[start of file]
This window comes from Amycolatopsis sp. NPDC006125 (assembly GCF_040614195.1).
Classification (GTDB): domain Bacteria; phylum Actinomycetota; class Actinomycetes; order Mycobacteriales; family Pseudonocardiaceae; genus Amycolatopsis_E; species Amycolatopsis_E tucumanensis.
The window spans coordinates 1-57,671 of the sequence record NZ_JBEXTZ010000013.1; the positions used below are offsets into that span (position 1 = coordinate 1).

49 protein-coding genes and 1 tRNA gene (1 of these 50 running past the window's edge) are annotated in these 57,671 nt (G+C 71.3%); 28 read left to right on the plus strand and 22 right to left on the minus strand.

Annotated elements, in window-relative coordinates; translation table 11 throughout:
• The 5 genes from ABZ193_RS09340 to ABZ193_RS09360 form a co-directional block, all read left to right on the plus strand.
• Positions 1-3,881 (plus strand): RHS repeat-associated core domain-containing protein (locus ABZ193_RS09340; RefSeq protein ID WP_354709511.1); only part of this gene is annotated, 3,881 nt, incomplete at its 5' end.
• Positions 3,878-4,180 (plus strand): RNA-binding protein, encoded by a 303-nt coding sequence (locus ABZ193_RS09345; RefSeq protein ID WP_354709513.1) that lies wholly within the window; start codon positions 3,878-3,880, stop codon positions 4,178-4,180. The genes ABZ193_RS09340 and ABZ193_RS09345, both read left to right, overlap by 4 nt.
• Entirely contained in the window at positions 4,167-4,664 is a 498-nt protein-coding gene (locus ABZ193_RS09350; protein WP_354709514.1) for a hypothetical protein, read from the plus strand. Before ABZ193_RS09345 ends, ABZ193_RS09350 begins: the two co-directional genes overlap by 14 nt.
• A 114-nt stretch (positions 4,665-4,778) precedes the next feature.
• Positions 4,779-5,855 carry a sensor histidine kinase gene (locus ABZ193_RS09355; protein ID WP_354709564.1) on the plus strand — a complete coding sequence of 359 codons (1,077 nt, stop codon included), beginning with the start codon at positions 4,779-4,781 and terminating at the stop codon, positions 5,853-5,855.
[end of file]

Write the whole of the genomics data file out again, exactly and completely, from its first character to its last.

This window comes from Amycolatopsis sp. NPDC006125 (assembly GCF_040614195.1).
Classification (GTDB): domain Bacteria; phylum Actinomycetota; class Actinomycetes; order Mycobacteriales; family Pseudonocardiaceae; genus Amycolatopsis_E; species Amycolatopsis_E tucumanensis.
The window spans coordinates 1-57,671 of the sequence record NZ_JBEXTZ010000013.1; the positions used below are offsets into that span (position 1 = coordinate 1).

49 protein-coding genes and 1 tRNA gene (1 of these 50 running past the window's edge) are annotated in these 57,671 nt (G+C 71.3%); 28 read left to right on the plus strand and 22 right to left on the minus strand.

Annotated elements, in window-relative coordinates; translation table 11 throughout:
• The 5 genes from ABZ193_RS09340 to ABZ193_RS09360 form a co-directional block, all read left to right on the plus strand.
• Positions 1-3,881 (plus strand): RHS repeat-associated core domain-containing protein (locus ABZ193_RS09340; RefSeq protein ID WP_354709511.1); only part of this gene is annotated, 3,881 nt, incomplete at its 5' end.
• Positions 3,878-4,180 (plus strand): RNA-binding protein, encoded by a 303-nt coding sequence (locus ABZ193_RS09345; RefSeq protein ID WP_354709513.1) that lies wholly within the window; start codon positions 3,878-3,880, stop codon positions 4,178-4,180. The genes ABZ193_RS09340 and ABZ193_RS09345, both read left to right, overlap by 4 nt.
• Entirely contained in the window at positions 4,167-4,664 is a 498-nt protein-coding gene (locus ABZ193_RS09350; protein WP_354709514.1) for a hypothetical protein, read from the plus strand. Before ABZ193_RS09345 ends, ABZ193_RS09350 begins: the two co-directional genes overlap by 14 nt.
• A 114-nt stretch (positions 4,665-4,778) precedes the next feature.
• Positions 4,779-5,855 carry a sensor histidine kinase gene (locus ABZ193_RS09355; protein ID WP_354709564.1) on the plus strand — a complete coding sequence of 359 codons (1,077 nt, stop codon included), beginning with the start codon at positions 4,779-4,781 and terminating at the stop codon, positions 5,853-5,855.